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Yesterday, I went to the Alliance Française. An old travel habit: it sometimes allows you to meet interesting people and get an idea of the expatriates’ vision of the country. I arrive in the middle of the afternoon. Outside, armed men are watching. It’s quite general here and I don’t really pay much attention to it anymore. The atmosphere is good and they offer me a tea that I refuse: I have already drunk 3 in one hour. I must say that I stopped by to see one of the members of the Lahore Biker community. He has a car showroom in the city centre. As he was away, I took the opportunity to eat in the small restaurant next to his shop, the Pakistanis who sat at the same table as me, and with whom I talked during the meal, categorically refused to let me pay. I am the guest in their country, and that is normal according to them. And there’s no point in trying to pay discreetly without their agreement, as I experienced a few days ago with the Dutch: the restaurant owner replies that you are the guest and that he cannot accept your payment…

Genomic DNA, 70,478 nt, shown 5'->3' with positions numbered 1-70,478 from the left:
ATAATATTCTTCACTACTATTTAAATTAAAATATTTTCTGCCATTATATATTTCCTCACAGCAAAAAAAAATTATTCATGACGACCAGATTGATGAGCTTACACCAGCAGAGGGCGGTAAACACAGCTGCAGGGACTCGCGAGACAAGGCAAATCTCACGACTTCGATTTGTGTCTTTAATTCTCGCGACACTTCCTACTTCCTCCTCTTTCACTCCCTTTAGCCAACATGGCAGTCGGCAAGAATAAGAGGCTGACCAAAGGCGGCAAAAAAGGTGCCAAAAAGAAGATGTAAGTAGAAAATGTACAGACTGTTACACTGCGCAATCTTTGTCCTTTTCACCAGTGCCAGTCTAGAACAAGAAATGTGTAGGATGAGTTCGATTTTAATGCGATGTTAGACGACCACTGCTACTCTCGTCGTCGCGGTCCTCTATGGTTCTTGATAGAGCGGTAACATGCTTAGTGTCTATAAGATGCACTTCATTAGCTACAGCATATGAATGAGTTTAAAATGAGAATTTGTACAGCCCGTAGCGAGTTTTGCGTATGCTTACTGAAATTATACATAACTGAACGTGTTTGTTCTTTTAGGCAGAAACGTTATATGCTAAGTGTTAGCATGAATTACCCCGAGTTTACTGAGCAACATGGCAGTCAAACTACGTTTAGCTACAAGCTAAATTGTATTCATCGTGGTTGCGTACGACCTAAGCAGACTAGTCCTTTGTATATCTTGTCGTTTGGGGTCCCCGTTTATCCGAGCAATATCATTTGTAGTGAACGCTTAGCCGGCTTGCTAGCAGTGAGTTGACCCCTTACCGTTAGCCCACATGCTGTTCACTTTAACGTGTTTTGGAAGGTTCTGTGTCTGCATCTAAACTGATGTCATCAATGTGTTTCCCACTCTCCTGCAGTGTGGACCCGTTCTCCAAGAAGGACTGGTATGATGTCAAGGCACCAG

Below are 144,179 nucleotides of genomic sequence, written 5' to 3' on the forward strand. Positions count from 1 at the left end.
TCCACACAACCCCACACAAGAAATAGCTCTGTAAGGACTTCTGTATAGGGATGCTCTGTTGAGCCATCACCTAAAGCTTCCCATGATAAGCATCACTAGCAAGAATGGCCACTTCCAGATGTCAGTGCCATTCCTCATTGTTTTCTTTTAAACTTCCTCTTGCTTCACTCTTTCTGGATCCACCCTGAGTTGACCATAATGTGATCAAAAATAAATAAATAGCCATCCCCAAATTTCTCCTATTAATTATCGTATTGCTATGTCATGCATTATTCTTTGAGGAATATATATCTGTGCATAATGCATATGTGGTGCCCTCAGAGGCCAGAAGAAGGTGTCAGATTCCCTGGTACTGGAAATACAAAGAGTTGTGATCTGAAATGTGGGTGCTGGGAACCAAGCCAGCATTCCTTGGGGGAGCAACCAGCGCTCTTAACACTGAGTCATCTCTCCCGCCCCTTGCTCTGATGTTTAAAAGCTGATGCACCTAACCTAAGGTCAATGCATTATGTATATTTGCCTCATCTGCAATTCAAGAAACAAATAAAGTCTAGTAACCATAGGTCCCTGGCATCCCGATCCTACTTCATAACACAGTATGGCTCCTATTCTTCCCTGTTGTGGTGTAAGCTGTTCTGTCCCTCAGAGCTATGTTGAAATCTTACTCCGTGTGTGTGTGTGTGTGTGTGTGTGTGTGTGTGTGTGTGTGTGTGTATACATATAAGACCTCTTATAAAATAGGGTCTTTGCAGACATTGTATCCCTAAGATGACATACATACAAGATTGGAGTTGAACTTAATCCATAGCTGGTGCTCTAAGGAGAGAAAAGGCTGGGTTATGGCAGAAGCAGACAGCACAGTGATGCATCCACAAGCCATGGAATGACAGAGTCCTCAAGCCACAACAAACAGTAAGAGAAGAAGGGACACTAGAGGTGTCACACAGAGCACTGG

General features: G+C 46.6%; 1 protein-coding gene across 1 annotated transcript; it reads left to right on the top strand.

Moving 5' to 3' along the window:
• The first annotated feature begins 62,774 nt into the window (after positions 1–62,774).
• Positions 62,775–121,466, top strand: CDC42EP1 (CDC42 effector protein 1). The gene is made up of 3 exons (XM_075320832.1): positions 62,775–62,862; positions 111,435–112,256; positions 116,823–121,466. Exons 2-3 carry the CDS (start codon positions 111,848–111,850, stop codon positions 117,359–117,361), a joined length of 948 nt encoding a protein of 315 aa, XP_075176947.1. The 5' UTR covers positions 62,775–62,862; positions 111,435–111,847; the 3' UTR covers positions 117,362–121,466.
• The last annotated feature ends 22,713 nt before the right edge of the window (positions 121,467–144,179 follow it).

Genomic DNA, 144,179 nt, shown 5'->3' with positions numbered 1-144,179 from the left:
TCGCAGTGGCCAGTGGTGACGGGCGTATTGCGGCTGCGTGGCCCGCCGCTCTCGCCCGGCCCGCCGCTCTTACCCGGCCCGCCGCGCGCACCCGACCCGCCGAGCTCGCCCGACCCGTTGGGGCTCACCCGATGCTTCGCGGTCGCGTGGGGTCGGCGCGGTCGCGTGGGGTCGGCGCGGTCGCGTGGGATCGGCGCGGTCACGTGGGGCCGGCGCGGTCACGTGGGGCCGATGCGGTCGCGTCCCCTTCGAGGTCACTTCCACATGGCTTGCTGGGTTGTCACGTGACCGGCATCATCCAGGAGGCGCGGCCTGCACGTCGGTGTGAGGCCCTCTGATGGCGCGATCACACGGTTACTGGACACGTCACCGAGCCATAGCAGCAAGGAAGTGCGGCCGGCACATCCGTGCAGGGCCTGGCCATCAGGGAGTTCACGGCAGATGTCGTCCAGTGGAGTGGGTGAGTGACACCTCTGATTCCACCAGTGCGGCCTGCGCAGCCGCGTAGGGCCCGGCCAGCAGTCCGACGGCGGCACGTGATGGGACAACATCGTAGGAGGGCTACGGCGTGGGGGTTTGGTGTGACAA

The Alliance Française guards informed me that the director was on leave in France but nevertheless offered to let me in. I’m going through the security SAS. The premises are pleasant. They are shared by the Alliance Francaise and the German Cultural Centre. I see a small garden with tables and chairs where they serve refreshments. A young woman, of Pakistani origin but speaking perfect French, welcomes me…… standing in the hallway. The welcome is polite but cold. I go out again two minutes later, a little upset. Outside the guards are offering me tea again. I realize that this SAS is actually a teleportation machine. For a moment I found France and its welcome. Culture shock is brutal.
I admit to doing a little bit of bad spirit in this post. But it is true that I have been greeted more often than not coldly than warmly by the various consular and expatriate authorities during my travels. Certainly, they have other things to do….but, but, but, but, but. Having grown up abroad, I can testify that there was a time when a passing Frenchman found a much warmer welcome than today by the French community living in the country.